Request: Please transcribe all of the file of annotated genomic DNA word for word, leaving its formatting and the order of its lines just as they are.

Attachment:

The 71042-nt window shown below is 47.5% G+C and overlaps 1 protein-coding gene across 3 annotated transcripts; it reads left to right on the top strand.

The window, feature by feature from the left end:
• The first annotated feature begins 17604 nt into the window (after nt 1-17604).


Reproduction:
The 71042-nt window shown below is 47.5% G+C and overlaps 1 protein-coding gene across 3 annotated transcripts; it reads left to right on the top strand.

The window, feature by feature from the left end:
• The first annotated feature begins 17604 nt into the window (after nt 1-17604).